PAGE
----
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Cambridgeshire, March 1877
EDWARD CLARK WAS DISGUSTED with himself.
It was one thing to do a man a favor. It was another entirely to take it this far—for Edward to shoulder his way through the shouting crowd on the banks of the river, jostling with other men for position. And for what purpose? So he could see a pair of boats come around the bend of the Thames? He hadn’t even known he was acquainted with a member of the Cambridge crew until he’d glanced at a newspaper this morning.
And yet here he was. Waiting. Like everyone around him, he leaned forward intently. Like them, he caught his breath when he glimpsed the first boat. But the crew on board was attired in dark blue, and cries of “Oxford, Oxford!” rose in a tumultuous roar around him. He sank back on his heels—but before he had a chance to relax, another boat came into view, rowed by men in light blue. Competing shouts rang out.
Edward didn’t cheer. He focused on the Cambridge boat intently.
It had been almost a decade since he’d seen Stephen Shaughnessy. Back then, Stephen had been a boy. An annoyance, as ever-present as a mosquito. Edward had expected to feel a wave of nostalgia when the man came into sight. Maybe the bitter tug of guilt.
But he couldn’t put a name to the feelings that assailed him—dark, indistinct things that pulled at him uncomfortably, leaving his muscles tensed and a phantom itch in his smallest finger. They weren’t proper emotions at all. He had only the sense that it was about to storm, and yet there wasn’t a cloud in the sky.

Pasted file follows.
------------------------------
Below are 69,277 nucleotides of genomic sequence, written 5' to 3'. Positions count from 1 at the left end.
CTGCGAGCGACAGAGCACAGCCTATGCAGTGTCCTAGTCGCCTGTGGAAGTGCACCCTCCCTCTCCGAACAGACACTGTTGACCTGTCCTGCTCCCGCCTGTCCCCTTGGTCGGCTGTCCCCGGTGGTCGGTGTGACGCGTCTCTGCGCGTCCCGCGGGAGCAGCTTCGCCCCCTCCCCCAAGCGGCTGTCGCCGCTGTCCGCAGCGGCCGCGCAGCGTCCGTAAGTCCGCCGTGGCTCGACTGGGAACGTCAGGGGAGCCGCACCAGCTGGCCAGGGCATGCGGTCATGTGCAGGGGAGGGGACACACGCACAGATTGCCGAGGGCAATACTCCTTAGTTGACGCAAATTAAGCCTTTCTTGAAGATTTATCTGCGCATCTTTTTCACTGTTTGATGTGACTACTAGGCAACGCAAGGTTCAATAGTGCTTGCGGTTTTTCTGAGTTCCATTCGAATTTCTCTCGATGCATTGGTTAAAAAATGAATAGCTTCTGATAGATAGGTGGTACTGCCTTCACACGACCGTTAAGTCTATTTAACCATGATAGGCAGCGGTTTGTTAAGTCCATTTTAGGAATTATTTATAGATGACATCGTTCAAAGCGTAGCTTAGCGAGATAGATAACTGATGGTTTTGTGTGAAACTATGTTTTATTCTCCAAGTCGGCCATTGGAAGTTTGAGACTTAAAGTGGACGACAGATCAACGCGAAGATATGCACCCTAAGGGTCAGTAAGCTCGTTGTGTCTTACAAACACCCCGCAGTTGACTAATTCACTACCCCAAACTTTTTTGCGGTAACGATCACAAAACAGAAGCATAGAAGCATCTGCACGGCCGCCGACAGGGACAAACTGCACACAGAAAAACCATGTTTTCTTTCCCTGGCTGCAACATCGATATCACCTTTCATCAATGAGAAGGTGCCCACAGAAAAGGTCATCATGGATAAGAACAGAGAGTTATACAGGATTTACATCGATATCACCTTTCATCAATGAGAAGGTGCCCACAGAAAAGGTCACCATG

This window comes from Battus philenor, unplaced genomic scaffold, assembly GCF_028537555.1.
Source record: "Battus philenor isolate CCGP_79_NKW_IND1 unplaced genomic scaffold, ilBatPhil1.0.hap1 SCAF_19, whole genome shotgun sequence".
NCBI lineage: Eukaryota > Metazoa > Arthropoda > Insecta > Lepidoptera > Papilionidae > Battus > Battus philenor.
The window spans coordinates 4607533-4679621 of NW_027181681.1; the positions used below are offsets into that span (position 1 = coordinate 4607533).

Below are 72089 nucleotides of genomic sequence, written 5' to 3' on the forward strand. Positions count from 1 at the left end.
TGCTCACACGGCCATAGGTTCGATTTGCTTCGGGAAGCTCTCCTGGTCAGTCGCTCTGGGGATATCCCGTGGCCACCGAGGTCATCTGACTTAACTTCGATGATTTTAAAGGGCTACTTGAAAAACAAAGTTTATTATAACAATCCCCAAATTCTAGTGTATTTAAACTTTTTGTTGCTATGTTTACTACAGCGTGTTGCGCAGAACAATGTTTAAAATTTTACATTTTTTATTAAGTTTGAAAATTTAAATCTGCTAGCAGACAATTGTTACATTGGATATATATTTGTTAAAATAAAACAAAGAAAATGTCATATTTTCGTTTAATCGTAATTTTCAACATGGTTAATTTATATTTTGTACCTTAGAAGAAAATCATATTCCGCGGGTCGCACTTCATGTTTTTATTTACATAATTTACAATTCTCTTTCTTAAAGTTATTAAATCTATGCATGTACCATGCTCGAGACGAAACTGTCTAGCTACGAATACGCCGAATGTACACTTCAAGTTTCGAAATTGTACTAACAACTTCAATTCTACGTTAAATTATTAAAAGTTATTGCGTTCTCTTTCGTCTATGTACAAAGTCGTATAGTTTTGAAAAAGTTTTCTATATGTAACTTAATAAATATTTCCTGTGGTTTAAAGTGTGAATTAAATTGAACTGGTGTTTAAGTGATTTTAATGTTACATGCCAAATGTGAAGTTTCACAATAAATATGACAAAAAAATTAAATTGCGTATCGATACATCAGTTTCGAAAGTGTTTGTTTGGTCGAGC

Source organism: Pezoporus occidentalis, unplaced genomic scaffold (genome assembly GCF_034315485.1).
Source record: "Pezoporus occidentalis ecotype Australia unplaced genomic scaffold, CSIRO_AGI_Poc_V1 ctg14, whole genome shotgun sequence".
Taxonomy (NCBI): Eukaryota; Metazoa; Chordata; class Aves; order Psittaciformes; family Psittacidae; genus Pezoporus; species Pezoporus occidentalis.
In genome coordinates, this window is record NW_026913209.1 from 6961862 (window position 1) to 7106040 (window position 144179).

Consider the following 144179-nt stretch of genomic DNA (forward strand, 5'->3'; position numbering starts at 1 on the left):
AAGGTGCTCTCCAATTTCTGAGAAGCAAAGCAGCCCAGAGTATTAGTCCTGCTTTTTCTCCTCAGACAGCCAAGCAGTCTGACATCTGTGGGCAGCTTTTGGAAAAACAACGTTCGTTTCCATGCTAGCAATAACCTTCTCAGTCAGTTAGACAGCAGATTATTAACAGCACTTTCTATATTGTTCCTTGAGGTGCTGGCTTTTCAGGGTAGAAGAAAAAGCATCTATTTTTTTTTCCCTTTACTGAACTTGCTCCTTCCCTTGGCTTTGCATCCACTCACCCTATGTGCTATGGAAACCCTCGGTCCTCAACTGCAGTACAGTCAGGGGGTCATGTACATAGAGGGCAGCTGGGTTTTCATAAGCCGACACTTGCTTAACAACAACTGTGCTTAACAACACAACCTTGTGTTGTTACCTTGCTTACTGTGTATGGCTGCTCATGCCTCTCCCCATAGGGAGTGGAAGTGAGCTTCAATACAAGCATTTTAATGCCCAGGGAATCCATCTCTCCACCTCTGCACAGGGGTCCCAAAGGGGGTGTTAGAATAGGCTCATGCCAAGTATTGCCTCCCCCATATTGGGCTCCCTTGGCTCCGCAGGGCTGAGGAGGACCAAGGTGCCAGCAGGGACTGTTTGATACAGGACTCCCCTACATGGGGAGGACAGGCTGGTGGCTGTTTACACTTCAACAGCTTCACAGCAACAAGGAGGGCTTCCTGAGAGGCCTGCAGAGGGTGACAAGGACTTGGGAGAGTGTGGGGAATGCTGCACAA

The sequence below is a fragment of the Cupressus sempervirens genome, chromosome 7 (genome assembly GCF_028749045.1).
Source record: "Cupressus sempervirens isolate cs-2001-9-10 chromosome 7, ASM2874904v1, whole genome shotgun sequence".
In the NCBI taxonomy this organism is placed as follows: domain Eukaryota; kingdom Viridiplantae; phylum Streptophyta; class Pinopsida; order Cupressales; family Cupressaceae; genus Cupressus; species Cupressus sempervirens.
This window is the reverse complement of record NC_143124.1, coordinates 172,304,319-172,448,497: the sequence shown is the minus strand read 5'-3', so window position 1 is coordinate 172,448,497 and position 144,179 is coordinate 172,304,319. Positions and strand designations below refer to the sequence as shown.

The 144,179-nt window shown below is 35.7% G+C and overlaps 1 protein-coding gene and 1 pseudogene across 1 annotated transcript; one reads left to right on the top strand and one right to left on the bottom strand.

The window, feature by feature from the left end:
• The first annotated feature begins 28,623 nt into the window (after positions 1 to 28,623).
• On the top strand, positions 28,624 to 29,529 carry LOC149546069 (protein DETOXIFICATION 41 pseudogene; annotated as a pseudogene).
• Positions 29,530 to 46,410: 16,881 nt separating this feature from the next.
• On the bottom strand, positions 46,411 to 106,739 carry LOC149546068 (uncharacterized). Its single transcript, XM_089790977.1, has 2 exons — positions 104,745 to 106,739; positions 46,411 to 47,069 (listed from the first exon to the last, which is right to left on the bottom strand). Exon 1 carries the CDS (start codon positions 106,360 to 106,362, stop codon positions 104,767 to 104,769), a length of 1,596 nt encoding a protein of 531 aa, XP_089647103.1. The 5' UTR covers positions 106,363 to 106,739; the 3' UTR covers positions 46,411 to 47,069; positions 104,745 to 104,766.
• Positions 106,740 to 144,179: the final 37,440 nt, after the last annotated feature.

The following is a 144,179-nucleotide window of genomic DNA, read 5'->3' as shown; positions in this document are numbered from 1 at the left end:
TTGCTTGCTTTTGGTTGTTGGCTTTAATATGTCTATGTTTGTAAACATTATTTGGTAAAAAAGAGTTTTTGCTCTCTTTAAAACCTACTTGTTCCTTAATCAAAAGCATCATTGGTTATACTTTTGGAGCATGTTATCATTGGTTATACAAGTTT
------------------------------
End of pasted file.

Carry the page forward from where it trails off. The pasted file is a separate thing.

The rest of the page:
Stephen—Edward knew he was the third man in the Cambridge boat from the papers—was nothing but an indistinct blot of dark hair and moving muscle. Scarcely a reason for Edward to leave his comfortable home in Toulouse, to risk the complacent life he’d fashioned for himself.
He’d done it anyway. He’d tried to eradicate all his idealism, but apparently he did still hold on to a few foolish principles.
Around him, the crowd’s expectant cheers grew louder, more boisterous. The race was close; the light blue Cambridge shirts crept up on Oxford. Edward felt like a dark rock, solid and unmoving in the midst of a froth of excitement.
Nothing represented his former brave, irrelevant principles more completely than the people mustered along the banks of the river. Everyone else concentrated on what was—for the moment—the most important thing in the universe: the men in their boats, struggling for speed in the choppy water. Here, there were no ethical morasses. In a universe of uncertainty, this one contest was set in stone. There was only black and white, right and wrong, Cambridge and Oxford.
And Oxford was ahead by a quarter length.
Not everyone was excited. To his right, back a few paces, a woman stood, scarcely hiding her boredom. She was dressed in a fussy, lacy gown that made her look like a sugar-spun confection. Pretty enough to look at, but he suspected she would hurt his teeth if he tried to partake. She clung to the arm of a florid-faced man, and glanced riverward every half minute or so—the certain look of a woman who’d been dragged out here and was doing her best to feign interest.